Adidev

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Adidev

  1. 1. MANTHAN TOPIC: “FUTURE CITIES” (Ensuring world class civic amenities in Urban India) Team Details Team coordinator: Aditya Garg (aadityagarg1992@gmail.com, Mob: 9999115483) Team Members: Devika Wadhwa (wadhwa.devika@yahoo.com), Sunidhi Dahiya (sunidhi11dahiya@gmail.com), Jaspreet, Sanyam Gulati
  2. 2. . There are over 53 cities with population greater than 1 million 2011 2001 ADDIT IONS STATUTORY TOWNS 4041 3799 242 CENSUS TOWNS 3894 1302 URBAN AGGLOMERATI ONS 475 384 91 Increase due to reclassification of towns Over 833 million Indians live in 0.64 million villages but 377 million live in about 8000 urban centers By 2030,it is projected that there will be 6 cities with a population greater than 10 million as compared to only 3 today (2011)
  3. 3. India loses 90 mn days due to waterborne diseases. (Municipality claims to conduct regular tests of water supply but results are generally not made public) RECOMMENDATIONS… Appropriate Pricing RECOVERING at least a part of COST of New Water System(WS)/upgrading & maintaining an existing WS is primary rationale. SUBSIDISING the connections with CONNECTION FEE spread over several years rather than months appears to be better way of directing subsidies to poor. Many low-income households can afford to pay 5 times more for water if increase is accompanied by better service.  Water Vendors •These are common in unserved areas of water in Urban India. •vendors play an intermediary role, either re-selling water from a municipally-supplied standpipe or obtaining water from a groundwater source & transporting it by tanker to slum areas. •Such practices should be expanded & formalised in cities by starting delivery arrangements through local entrepreneurs and contracting out on a later stage. •Govt. should promote greater PSPs to undertake improvement in sustainability of WSP’s. •PSPs should be encouraged in PLANNING, DEVELOPING & MAINTIANING of WSPs. •Contracting out services like mains repair, billing, collection can be done. FINANCIAL REFORM Ahmdabad Municipal Corporation (AMC) became the first Indian Municipality to use mode of capital raising through MUNICIPAL BONDS in 1998. MUNICIPAL BONDS are usually issued without guarantee from SG. As the Indian credit market matures, it seems possible that other municipalities can replicate. Creating 24 x 7 municipal water supply systems O & M water treatment & distribn networks Controlling Unaccounted for Water or Non Revenue Water Providing customer support services for handling of complaints Private Sector Participation  Staffing Requirements •Qualified operating staff should be appointed to work in water Workstations. •The Asian Pacific Regional Avg. is 12 staff per 1000 connections. HYDERABAED & BANGLORE are around this level. •The average quality of workers in UTILITIES is still low. Hence emphasis should be given to this respect.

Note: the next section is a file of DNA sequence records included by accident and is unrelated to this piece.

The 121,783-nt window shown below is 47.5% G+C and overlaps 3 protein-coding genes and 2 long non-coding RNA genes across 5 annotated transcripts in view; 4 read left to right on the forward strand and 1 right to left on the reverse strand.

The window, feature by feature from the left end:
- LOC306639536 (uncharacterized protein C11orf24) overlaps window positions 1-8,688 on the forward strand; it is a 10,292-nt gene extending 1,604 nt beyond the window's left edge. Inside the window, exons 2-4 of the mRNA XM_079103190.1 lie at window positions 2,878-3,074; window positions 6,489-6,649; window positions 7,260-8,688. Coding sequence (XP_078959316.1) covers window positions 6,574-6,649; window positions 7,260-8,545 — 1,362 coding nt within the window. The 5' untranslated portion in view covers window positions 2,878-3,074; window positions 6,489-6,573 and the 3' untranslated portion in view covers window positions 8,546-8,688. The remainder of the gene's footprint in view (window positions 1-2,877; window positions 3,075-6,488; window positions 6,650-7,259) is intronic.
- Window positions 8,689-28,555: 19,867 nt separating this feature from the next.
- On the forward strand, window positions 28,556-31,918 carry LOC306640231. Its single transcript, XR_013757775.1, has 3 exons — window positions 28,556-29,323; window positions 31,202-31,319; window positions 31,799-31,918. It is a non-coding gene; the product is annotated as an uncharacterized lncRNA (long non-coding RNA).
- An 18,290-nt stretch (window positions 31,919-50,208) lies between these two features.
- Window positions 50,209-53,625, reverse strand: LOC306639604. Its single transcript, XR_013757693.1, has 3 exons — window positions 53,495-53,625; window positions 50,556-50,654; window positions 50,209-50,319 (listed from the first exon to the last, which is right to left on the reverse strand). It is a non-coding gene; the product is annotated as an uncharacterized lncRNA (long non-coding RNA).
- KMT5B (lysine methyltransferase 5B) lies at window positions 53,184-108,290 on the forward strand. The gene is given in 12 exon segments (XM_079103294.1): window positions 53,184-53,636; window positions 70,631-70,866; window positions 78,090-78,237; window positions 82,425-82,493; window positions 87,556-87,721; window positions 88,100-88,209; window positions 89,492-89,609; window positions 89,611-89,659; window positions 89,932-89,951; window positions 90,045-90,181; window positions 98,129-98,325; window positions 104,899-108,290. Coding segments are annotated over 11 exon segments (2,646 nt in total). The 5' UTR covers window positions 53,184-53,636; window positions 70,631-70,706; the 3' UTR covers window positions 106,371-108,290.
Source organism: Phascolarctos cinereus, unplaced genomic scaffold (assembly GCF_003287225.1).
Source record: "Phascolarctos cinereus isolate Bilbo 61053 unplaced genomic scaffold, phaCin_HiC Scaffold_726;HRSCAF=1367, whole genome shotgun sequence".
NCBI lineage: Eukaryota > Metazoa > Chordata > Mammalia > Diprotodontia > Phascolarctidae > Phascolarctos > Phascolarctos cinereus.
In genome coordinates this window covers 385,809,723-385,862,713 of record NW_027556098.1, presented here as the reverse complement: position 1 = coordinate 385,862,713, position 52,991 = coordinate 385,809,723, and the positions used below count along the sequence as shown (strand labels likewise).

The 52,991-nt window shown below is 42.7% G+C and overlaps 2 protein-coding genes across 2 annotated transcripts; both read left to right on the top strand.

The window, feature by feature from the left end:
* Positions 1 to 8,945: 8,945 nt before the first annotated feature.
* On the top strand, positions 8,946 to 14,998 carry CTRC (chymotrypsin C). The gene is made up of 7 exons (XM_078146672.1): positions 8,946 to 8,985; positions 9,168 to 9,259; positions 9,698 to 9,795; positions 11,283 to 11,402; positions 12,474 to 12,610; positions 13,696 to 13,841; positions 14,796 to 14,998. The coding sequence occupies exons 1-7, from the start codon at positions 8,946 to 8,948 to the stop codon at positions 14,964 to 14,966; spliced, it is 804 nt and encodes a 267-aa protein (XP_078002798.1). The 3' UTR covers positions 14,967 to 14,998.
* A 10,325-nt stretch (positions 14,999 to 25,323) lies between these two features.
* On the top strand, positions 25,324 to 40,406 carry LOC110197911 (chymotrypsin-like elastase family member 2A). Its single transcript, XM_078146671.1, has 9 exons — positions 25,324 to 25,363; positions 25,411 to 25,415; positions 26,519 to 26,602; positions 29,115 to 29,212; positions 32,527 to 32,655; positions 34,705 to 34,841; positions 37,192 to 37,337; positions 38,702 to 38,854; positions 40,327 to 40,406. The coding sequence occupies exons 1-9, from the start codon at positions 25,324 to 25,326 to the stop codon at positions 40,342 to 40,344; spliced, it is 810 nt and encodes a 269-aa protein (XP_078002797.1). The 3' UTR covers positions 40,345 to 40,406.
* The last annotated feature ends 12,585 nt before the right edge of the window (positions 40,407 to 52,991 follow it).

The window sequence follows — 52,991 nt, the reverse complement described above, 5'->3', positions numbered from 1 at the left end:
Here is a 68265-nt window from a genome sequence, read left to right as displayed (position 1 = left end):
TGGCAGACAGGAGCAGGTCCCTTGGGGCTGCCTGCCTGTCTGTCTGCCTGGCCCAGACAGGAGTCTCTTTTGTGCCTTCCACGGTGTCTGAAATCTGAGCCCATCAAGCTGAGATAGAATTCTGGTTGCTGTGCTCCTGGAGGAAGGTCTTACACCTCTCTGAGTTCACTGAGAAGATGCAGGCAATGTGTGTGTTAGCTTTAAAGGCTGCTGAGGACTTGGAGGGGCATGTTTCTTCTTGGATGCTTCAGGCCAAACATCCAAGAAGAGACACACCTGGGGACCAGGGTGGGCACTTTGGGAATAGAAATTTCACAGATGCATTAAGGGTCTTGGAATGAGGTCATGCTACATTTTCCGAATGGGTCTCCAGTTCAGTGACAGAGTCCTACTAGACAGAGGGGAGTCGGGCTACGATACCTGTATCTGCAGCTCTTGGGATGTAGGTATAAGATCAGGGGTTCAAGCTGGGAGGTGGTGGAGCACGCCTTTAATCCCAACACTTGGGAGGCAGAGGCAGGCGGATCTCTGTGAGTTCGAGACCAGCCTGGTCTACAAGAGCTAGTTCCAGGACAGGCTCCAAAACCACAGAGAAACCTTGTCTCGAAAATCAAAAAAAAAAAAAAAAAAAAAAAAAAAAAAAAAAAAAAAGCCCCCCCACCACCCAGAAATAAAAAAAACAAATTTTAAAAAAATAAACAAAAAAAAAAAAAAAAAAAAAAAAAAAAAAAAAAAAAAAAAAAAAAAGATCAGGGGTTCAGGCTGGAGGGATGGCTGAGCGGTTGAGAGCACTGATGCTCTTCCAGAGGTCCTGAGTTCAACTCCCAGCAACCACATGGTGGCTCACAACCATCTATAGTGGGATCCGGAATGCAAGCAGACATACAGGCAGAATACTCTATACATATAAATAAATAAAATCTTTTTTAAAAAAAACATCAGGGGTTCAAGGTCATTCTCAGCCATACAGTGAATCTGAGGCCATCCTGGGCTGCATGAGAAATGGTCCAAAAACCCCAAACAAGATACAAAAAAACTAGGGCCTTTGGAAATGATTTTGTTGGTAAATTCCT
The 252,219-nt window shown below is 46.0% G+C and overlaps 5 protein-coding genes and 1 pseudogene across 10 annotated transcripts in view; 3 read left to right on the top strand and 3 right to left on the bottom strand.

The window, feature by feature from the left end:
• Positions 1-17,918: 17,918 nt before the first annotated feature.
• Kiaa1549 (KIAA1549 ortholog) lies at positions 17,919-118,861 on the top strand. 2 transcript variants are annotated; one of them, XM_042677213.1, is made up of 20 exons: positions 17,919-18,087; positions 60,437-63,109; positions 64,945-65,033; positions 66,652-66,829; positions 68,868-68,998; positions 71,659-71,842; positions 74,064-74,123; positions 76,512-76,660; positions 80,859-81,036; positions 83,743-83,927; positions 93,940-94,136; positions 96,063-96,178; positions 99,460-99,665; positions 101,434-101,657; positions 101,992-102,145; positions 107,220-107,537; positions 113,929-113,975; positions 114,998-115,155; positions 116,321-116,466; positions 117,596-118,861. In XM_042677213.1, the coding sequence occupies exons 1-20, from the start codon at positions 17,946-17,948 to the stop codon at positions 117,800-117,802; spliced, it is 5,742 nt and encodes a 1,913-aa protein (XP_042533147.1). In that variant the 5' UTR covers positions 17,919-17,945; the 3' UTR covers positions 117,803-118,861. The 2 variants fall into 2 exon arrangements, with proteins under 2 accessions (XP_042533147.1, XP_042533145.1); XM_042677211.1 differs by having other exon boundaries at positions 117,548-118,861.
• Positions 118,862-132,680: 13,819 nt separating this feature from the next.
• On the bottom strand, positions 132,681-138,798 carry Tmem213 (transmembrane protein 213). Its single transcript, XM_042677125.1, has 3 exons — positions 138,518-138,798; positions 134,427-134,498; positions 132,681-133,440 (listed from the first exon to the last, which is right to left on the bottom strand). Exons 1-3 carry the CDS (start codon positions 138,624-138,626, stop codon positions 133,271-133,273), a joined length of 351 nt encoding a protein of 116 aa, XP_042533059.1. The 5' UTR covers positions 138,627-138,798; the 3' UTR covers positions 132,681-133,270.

4. 4. FOOD SECURITY In respect of access, the key is the quality and quantity of employment, this will involve special assistance to the numerous small and tiny enterprises in the urban economy  it will be desirable to promote consumer cooperatives in urban areas to minimise the very wide gap between wholesale and retail prices The minimum support price announced for a number of crops is being implemented only in the case of wheat and rice. It is necessary to broaden the food basket by including nutritious millets, legumes and tubers. Providing appropriate remunerative prices for these crops will help expand their production IMPLEMENTATION Changes in existing policies to enhance demand • Allocation of funds towards food security systems • Exploring the potentials of urban agriculture Involvement of state govt. along with urban local bodies • There should be a proper administration structure between the SG and ministry of urban development to ensure the proper usage of funds assigned to the matter. Food security systems • other delivery mechanisms such as Community food security systems may also be encouraged in order that the production of nutritious millets and other local foodgrains receive much needed support. ISSUES -lower accessibility of food due to Increase in population -demand is greater than supply ; thus increase in inequality and poor pricing strategies -health problems like malnutrition, nutritional deficiencies -low employment levels RECOMMENDATIONS…